Tire balancing devices and methods
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Apparatus for performing static balancing or axial or radial run-out inspection on an axially symmetrical disc or wheel assembly. The apparatus consists of a contemplated design of a rigid frame portion with features for easy transport, wheel run-out inspection attachments with high-resolution adjustment, anti-vibration and anti-marring non-skid isomeric feet, integrated frame hand-holds, integrated arbor storage that utilizes the primary locking function of the tool-less arbor tooling itself as a means to engage the arbor shaft into the frame, tool-less quick-changeover arbors of a locking ball and ramp design, arbors that act as a means of a hand-hold for transport, and arbors for non-traditional rotating member mounting to address the issue of thin cross-sectional wheel assemblies.

Gessler Jr., Richard J. (Stillwater, MN, US)
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Primary Examiner:
Attorney, Agent or Firm:
Mr. Richard J. Gessler Jr. (Stilwater, MN, US)
1. A locking device as disclosed herein.

2. The tire balancing devices as disclosed herein.

3. A method of balancing a tire as disclosed herein.



The invention relates to the field of shop accessories, and more particularly to devices and methods for balancing wheel/tire assemblies.


Many vehicles can benefit from having properly balanced tires, for a variety of reasons. These reasons may include comfort, reduced stress on structural components of the vehicle, safety, stability, and handling. A wheel is defined as being properly balanced when the mass of the rotating body is evenly distributed about the axle.

Two methods exist as a means to balance tires. Dynamic and static balancing. This invention includes elements that may be used in both types of balancing methods, though the construction of the example used here is of a static method.

Regarding the static balancers currently on the market and in this invention, two main components make up the device, a frame and an arbor. The frame supports a friction reducing mechanism, typically low-drag ball bearings, or air-bearings, which in turn support the arbor. The arbor is a device that holds the rotating assembly concentric to the shaft, which is supported by the above-mentioned frame.

To provide a means of mounting a wide variety of rotating assemblies to the arbor, a locking device is employed. This device can be locked firmly to the rotating assembly by means of a threaded shaft or set screws. Many of these locking devices require the use of tools, and over time they may create a high degree of wear on their corresponding components, thereby increasing the cost of performing the tire balancing. In addition, the current offering of static balancing systems do not offer an integrated protective storage area for their arbors (when not in use), or a convenient method of transporting the equipment.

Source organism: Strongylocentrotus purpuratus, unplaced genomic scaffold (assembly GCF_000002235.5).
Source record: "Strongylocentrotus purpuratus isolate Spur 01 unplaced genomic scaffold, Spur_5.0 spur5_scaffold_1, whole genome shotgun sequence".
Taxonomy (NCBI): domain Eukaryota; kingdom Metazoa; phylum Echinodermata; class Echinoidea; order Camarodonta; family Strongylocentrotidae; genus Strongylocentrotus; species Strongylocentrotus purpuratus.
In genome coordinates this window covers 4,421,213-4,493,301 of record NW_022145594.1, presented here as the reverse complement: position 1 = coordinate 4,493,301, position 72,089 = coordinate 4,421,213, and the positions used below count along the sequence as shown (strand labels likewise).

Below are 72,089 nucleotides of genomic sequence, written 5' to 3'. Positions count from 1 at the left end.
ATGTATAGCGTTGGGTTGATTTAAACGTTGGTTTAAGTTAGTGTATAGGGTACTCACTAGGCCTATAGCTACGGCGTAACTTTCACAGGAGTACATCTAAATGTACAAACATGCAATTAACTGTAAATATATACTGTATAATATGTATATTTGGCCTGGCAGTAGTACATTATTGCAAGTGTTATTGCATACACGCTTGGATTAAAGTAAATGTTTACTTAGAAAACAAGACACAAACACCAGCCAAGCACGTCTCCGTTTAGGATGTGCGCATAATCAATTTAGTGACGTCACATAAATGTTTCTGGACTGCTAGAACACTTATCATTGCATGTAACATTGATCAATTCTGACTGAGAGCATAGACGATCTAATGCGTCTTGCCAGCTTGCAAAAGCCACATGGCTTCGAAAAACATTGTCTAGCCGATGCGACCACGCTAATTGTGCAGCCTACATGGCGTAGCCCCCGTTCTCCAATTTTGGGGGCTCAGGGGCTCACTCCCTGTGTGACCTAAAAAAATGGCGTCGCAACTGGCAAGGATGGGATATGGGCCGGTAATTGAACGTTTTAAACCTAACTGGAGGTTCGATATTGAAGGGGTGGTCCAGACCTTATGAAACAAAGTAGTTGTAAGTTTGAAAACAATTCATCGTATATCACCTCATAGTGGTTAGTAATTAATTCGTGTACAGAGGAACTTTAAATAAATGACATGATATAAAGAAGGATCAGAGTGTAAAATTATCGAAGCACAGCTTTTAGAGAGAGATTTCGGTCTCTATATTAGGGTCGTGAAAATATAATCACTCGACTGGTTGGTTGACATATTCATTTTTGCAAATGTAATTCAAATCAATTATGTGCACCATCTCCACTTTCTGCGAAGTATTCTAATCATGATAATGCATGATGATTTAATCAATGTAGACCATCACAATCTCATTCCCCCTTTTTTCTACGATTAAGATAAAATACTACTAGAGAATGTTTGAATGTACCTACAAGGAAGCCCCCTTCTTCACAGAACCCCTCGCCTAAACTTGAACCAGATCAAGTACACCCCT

It is the goal of the invention concerned in this document to reduce the time required to perform the tire balancing while concurrently reducing the continued operating costs of said equipment, including features that reduce the likelihood of increased costs due to component damage.


The tire balancing device herein consists of a frame and an arbor to facilitate concentric engagement of the wheel through the means of at least one locking mechanism. The frame will support the arbor on a friction reducing medium, ball bearings in this context, while the arbor supports the wheel/tire assembly. The locking mechanism on the arbor may consist of an engaging member along with a self-locking member that is activated without the use of set screws or fasteners that require additional tools. Due to this provision, the invention disclosed herein is easier to use, faster, and has a lower overall operating cost than devices using other methods. Additionally, said invention has provisions integrated into the frame for arbor storage and handles for simple transportation. Notably, the arbor storage function operates by using the primary engagement methods of said arbor to further simplify operation. This storage serves two purposes, the first of which is to reduce the likelihood of damage to the arbor by providing secure placement, and the seconds is to provide additional means of carrying the invention, as the arbor shaft will act as a carrying handle. In some embodiments, the locking mechanism can include a cone shaped fixture and a quick release locking device such as a Grip Fast™ locking collar. In some embodiments, the device can include a first and second locking mechanism, while in others it can consist of a cup member and a locking mechanism.